the structure of the software design should
(whenever possible) mimic the structure of the
problem domain.
The design should exhibit uniformity and
integration. A design is uniform if it appears that
one person developed the entire thing. Rules of
style and format should be dened for a design
team before design work begins. A design is
integrated if care is taken in dening interfaces
between design components.

Design

is
not
coding,
coding
is
not
design. Even when detailed procedural designs are
created for program components, the level of
abstraction of the design model is higher than
source code. The only design decisions made at the
coding level address the small implementation
details that enable the procedural design to be
coded.
The design should be assessed for quality as it
is being created, not after the fact. A variety of
design concepts and design measures are available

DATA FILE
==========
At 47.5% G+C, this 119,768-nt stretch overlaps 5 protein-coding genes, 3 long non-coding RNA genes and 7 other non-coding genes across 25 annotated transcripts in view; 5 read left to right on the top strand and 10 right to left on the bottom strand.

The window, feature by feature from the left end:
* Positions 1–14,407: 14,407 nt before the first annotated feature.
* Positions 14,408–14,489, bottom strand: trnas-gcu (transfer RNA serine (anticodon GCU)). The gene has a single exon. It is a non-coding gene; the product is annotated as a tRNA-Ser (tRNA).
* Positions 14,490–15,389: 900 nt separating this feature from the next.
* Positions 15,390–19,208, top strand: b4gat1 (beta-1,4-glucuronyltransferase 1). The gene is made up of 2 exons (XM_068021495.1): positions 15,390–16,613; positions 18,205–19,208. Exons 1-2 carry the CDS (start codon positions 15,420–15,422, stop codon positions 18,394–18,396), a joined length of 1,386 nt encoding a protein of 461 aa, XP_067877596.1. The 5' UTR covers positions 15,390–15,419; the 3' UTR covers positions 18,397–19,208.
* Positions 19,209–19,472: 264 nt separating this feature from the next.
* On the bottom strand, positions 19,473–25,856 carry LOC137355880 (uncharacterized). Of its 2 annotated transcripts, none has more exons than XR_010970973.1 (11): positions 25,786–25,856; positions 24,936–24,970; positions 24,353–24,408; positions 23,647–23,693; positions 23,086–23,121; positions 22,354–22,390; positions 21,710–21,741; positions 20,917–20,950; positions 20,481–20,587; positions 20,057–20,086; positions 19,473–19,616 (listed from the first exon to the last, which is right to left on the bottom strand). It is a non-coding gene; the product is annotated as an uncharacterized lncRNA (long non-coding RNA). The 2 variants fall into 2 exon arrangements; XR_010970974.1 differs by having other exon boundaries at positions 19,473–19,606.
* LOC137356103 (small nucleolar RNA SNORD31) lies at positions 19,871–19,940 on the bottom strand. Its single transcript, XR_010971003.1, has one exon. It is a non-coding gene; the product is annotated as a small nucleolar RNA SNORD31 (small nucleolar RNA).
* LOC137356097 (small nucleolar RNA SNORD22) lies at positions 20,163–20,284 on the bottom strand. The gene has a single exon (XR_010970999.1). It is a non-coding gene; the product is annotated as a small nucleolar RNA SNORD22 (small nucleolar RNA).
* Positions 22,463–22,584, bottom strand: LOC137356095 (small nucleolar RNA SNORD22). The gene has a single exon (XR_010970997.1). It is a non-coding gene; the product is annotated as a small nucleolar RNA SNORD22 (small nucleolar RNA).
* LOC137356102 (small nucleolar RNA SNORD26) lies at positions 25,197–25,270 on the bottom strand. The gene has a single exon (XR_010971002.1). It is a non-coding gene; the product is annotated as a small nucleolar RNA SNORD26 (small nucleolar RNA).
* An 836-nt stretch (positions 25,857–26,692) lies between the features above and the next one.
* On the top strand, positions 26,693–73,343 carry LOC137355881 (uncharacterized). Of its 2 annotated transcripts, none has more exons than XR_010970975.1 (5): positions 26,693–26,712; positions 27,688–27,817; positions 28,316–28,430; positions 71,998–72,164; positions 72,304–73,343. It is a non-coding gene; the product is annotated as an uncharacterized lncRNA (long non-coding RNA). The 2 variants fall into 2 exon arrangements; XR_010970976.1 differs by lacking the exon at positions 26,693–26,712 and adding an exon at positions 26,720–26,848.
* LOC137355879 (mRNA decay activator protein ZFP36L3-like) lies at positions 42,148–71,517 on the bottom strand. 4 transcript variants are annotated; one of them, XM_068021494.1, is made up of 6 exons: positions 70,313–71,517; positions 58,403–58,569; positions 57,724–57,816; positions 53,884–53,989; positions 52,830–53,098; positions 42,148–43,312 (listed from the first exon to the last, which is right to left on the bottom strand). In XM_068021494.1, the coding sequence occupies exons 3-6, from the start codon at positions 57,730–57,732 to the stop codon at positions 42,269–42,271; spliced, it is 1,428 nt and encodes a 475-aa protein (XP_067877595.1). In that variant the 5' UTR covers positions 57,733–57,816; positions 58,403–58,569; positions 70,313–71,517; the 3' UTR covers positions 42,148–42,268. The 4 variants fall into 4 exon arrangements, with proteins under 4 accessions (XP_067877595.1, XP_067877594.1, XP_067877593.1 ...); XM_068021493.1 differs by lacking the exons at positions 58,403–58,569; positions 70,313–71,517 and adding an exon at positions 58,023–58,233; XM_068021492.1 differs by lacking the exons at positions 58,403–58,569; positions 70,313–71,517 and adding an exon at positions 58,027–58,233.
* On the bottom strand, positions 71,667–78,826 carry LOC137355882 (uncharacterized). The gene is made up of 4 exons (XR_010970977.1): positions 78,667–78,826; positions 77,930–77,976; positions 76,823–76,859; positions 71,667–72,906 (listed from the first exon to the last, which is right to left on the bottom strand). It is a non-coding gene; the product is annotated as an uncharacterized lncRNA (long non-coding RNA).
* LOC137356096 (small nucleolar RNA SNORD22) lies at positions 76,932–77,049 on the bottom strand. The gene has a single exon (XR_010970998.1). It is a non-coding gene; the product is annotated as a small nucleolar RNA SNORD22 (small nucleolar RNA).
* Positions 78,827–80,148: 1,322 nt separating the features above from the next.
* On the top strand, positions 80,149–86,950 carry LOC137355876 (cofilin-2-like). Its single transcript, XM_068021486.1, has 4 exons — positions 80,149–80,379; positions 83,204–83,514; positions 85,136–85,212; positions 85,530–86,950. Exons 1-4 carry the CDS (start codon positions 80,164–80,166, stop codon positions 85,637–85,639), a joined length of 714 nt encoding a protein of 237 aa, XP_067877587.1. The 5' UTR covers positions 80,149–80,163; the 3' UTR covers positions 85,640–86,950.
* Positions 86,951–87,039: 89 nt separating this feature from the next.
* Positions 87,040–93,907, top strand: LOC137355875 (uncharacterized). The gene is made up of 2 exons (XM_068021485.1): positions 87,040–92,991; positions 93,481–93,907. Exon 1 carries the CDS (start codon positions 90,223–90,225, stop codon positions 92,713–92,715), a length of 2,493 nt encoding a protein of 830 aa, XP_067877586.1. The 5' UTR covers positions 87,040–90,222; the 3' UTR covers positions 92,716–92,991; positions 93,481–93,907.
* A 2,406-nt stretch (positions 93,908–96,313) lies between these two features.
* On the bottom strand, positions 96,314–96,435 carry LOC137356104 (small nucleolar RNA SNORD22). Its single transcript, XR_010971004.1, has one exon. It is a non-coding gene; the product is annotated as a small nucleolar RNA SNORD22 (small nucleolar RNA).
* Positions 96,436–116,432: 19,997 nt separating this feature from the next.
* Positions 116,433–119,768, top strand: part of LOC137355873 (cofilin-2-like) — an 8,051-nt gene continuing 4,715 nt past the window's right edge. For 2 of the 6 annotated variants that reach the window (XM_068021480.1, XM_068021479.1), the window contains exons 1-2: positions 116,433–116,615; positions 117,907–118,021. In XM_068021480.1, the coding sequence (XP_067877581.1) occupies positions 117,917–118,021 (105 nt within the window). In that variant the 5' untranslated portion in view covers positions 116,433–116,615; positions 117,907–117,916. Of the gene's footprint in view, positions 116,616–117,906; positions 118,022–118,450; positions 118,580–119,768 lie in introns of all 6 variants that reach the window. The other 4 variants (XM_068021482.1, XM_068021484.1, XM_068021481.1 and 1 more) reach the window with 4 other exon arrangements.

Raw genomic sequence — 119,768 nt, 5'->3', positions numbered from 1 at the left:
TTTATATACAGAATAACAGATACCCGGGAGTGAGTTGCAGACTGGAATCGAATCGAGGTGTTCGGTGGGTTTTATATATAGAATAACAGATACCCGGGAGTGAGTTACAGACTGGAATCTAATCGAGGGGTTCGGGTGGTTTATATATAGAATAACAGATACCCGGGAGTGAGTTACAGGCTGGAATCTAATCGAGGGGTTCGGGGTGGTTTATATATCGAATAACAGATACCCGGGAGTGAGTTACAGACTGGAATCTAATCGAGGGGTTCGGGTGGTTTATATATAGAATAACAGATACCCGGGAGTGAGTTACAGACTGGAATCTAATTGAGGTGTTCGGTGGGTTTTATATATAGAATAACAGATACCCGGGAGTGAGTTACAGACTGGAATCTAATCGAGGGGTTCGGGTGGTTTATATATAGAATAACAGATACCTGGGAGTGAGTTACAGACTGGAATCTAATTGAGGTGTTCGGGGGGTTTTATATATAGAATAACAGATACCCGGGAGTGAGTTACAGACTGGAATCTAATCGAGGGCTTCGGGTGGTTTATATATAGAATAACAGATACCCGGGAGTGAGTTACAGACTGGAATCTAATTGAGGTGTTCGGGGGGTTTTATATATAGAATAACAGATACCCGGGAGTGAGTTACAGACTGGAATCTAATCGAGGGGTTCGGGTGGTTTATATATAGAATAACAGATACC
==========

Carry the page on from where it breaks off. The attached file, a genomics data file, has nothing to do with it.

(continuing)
to assist the designer in assessing quality.
The design should be reviewed to minimize
conceptual (semantic) errors.

Coupling and Cohesion


When a software program is modularized, its tasks

are divided into several modules based on some


characteristics.
As we know, modules are set of instructions put
together in order to achieve some tasks. They are
though, considered as single entity but may refer to
each other to work together.
There are measures by which the quality of a
design of modules and their interaction among
them can be measured.
These measures are called coupling and cohesion.

Cohesion is a measure that defines the degree of

intra-dependability within elements of a module.


The greater the cohesion, the better is the program
design.

Coupling is a measure that defines the level of

inter-dependability among modules of a program. It


tells at what level the modules interfere and interact
with each other. The lower the coupling, the better
the program.

"Coupling"

describes the relationships between


modules, and "cohesion" describes the relationships
within them.

Structure Chart
A Structure Chart (SC) in software engineering and

organizational theory, is a chart which shows the


breakdown of a system to its lowest manageable levels.
They are used in structured programming to arrange
program modules into a tree. Each module is
represented by a box, which contains the module's
name. The tree structure visualizes the relationships
between modules.